I think that this issue is best handled on an individual basis. We need to recognize that children have a right to use this space and that, like adults, sometimes they won't be ideal patrons. Rather than placing limits or casting judgments, would it not be more effective to change how we react? A screaming toddler, for instance, is often placated by the opportunity to help stamp the due date stamp on the book. Creative problem-solving, flexibility, and forgiveness allow more useful and inclusive solutions for the child and other patrons--plus, the parents appreciate it.

Sunday, September 16, 2012

Comments from the Peanut Gallery #2

Julia had a very thoughtful analysis of the recent kerfuffle over NPR's 100 Best Ever Teen Novels. You can read it (and my comment) here:

Sticks and Stones May Break My Bones, But Stigmas Might Actually Hurt Me

I have the pleasure and privilege of working with the librarian who got me hooked on libraries as a child. Earlier last week I was chatting with her about youth services and she mentioned that she had recently read an article about how many libraries (public and school) are putting non-librarians in charge of the children's department in order to save on costs. This conversation got me thinking about a couple of things:

1). Why is there a pervasive assumption that "anyone" can run a children's department?

I think that a large part of this has to do with the fact that part of being an effective children's librarian is making the job look easy. Toddlers do not enjoy storytime because they know it enhances their early literacy skills; they enjoy storytime because the person leading it is fun and engaging. The librarian leading storytime has a dual responsibility of being fun and engaging while also thinking about those deeper issues, like early literacy skills and programming. This dual role requires a great amount of creativity, professionalism, and critical thought on the part of the librarian. So why is it not immediately recognized for what it is? I think part of it has to do with the fact that the more professional role is not always immediately visible to the average observer--by and large, a patron will only see the end result of a storytime program and not any of the preparation that went into the creation of the program. Same applies to selection and deselection, and even in-person services like reader's advisory and reference.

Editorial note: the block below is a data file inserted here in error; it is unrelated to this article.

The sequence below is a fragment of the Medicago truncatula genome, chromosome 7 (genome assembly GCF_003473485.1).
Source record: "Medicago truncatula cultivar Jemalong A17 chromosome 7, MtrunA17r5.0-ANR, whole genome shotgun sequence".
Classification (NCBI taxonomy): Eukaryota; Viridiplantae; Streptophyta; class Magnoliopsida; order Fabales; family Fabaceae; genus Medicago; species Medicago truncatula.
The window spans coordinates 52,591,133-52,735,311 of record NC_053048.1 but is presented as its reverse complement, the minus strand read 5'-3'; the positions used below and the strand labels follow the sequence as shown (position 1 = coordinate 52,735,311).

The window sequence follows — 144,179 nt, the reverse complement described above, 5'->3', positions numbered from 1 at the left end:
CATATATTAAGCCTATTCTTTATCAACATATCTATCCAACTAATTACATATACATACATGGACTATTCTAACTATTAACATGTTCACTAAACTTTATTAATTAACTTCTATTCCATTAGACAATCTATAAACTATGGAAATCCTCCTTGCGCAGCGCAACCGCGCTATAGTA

2). How can we truthfully say that children are a priority if we find it too inconvenient to employ professional children's librarians?

There is an inherent hypocrisy here: children are so important, but not important enough to justify the expense of employing a professional children's librarian. I'm not disputing the fact that sometimes budget constraints mean difficult choices; rather, I am taking issue with the idea of justifying eliminating or reducing children's services based on this misguided perception of professional worth and ability. There are also implications and judgments about the value of children as people--namely, that they are less needful of professionals because their needs and existence are so simple. The chapter from the Warner book touches on this concept in its discussion of being "for the children"--it's an admirable ideal that is rarely put into useful practice.

Sunday, September 9, 2012

Cooperation over Competition: Public Libraries and Public Schools

I will begin this post with a disclaimer. It was my intent to avoid issues that were either vaguely or overtly political because the internet has a habit of remembering these things and I live and work in a small town. However, after reading two articles about impending teacher strikes, I got to thinking about the relationship between public libraries and public schools and I thought, “Hey, this might be an interesting blog post.”

So here we are.

Perhaps characterizing this issue as political is a bit of a misnomer. It’s political, certainly, but I suppose the point of this post is not to take a side—rather, I want to pose some questions.

But first, some background. Chicago Public School teachers are planning to go on strike tomorrow if negotiations fail. There is impassioned debate from all sides of the issue.

I think that everyone can agree that these are difficult times for taxpayer-supported institutions. Nickels are scrutinized; organizations are forced to justify their existence in a way that they have not had to before. In some cases, it pits institutions against each other because public money has become limited.

My question is this: how can we insure the continued cooperation of public libraries and public school libraries when the competition for resources intensifies?